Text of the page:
Highway Patrol: Officers patrol highways, parkways, and main thoroughfares throughout the City of New York. Auxiliary Highway Patrol officers wear the same uniform as regular Highway Patrol officers and patrol in regular officers RMPs in Auxiliary Police Highway Patrol RMPs with AUXILIARY decals on each side. All applicants to this unit are required to have a minimum of five years experience as a patrol officer with the NYPD Auxiliary Police before they will be considered for the job. In addition they must be qualified to operate Highway Patrol vehicles and motorcycles. See article: New York City Police Department Highway Patrol
Special Task Unit (STU): Officers patrol citywide to high crime areas all over the city that need special attention and extra patrol. However, more typical of this unit is traveling to precincts in Queens and Brooklyn during special events such as concerts, marathons, etc. to increase the police presence. They do not confine themselves to one location or precinct. As of January 2011, this unit is disbanded and the personnel are absorbed into the Headquarters Unit.
Harbor Unit: Officers patrol New York City's waterways. A marine background such as one obtained through the coast guard, military, or other marine background is required.
Undercover Vice Ops: Officers that have not reached the age of 20 years and 6 months old can be utilized to assist the NYPD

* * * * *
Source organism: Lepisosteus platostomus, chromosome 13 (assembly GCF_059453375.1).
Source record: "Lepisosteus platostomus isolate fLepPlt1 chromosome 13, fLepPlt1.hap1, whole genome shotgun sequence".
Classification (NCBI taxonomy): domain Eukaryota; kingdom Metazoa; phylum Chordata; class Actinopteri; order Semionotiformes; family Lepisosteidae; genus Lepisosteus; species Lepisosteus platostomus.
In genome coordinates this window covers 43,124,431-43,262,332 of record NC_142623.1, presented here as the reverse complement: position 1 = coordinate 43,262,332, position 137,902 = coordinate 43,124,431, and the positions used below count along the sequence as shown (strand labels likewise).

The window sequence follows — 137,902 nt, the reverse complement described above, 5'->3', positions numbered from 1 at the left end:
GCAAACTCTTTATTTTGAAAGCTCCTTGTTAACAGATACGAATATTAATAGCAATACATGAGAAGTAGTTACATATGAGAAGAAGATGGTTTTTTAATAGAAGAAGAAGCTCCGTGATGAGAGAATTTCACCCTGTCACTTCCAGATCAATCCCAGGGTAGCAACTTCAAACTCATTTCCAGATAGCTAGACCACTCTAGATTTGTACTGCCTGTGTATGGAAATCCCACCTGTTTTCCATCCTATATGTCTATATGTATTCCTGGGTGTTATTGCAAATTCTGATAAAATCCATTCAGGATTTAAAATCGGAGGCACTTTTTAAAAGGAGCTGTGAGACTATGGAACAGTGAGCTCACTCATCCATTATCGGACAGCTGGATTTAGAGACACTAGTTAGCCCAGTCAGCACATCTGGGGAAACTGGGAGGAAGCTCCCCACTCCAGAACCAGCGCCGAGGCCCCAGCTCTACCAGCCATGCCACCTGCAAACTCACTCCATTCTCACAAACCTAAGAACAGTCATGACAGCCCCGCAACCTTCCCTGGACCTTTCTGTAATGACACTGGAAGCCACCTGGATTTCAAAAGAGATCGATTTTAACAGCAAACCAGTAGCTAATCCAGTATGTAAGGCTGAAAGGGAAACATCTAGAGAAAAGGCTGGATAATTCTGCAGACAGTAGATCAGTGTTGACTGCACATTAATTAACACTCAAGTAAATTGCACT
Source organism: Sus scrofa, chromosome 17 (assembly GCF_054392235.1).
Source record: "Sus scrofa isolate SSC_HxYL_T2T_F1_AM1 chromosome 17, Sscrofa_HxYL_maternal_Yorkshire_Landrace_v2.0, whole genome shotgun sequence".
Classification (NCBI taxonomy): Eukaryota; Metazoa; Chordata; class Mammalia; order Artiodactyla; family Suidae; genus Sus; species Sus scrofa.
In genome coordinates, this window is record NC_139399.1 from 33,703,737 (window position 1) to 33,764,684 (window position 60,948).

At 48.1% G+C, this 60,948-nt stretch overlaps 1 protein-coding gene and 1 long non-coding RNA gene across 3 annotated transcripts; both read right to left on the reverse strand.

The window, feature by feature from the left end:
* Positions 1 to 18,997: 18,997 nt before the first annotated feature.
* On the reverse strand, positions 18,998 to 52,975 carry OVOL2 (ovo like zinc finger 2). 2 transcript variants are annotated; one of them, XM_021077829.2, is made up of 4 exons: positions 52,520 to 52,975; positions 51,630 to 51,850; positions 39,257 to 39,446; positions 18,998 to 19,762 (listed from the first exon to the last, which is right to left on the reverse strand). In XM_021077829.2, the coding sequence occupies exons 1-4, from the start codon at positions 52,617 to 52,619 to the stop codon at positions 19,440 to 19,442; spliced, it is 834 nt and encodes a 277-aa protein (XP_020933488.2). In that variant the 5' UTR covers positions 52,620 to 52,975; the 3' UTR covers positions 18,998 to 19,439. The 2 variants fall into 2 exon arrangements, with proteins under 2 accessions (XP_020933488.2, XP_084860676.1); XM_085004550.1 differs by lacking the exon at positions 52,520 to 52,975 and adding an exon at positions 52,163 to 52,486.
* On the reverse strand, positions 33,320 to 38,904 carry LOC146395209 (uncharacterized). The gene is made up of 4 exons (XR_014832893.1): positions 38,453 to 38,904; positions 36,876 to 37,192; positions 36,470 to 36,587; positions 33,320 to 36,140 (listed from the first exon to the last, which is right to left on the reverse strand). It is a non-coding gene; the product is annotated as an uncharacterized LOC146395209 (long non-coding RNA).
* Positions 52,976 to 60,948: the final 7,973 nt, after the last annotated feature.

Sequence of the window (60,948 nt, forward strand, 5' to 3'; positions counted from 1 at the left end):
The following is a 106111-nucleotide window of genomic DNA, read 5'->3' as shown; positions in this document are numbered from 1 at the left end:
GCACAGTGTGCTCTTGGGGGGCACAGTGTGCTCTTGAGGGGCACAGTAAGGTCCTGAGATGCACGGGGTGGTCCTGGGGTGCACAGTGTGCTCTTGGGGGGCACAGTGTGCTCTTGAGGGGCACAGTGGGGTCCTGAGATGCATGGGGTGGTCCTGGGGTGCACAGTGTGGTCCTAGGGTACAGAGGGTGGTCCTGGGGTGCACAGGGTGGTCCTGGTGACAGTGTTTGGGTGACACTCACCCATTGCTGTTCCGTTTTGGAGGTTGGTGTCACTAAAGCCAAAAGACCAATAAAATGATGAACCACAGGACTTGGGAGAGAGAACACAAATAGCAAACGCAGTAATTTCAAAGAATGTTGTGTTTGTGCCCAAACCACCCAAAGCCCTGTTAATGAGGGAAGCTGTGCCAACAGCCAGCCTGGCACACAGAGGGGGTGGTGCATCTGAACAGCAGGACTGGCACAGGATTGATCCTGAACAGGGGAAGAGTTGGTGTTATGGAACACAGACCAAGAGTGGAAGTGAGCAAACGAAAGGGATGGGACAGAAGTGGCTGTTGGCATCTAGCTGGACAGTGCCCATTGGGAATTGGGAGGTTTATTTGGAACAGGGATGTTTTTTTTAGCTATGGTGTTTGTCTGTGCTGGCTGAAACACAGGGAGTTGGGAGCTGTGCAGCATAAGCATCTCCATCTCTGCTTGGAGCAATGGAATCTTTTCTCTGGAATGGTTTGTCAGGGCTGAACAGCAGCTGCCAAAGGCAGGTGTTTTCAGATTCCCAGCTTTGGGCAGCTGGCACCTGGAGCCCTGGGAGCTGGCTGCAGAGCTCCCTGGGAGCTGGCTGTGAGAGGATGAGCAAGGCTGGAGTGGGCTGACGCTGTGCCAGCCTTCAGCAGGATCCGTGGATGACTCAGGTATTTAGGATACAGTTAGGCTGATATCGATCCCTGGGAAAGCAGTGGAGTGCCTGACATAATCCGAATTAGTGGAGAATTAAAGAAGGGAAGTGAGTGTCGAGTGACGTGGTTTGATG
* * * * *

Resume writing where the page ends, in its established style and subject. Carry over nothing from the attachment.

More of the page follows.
Vice Unit Narcotics Division for "Quality of Life enforcement" stings which address illegal alcohol, knife, and spray paint sales. Other than this exception, NYPD Auxiliary Police officers are never undercover (*unless authorized by the Police Commissioner or Commanding Officer of the Auxiliary Police) and always patrol in uniform. Officers who have received the necessary "Vice Training" may be used by their Command in non-hazardous surveillance with the supervision of regular police officers.
The Auxiliary Police also has a Ceremonial Unit made up of a small group of Auxiliary officers.
Auxiliary patrol and police vehicles
Patrol is one of the most important duties Auxiliary officers can perform. Various types of patrols are possible within different precincts. Almost all precincts perform foot patrol. Other types of patrol include:
- RMP (Auxiliary Police Car) - cars are painted white with light blue decals.
- Van (15 passenger; Used for routine patrol and officer transport) - vans are painted white with light blue decals.
- Police Golf Cart (Only used in Manhattan's Central Park Precinct)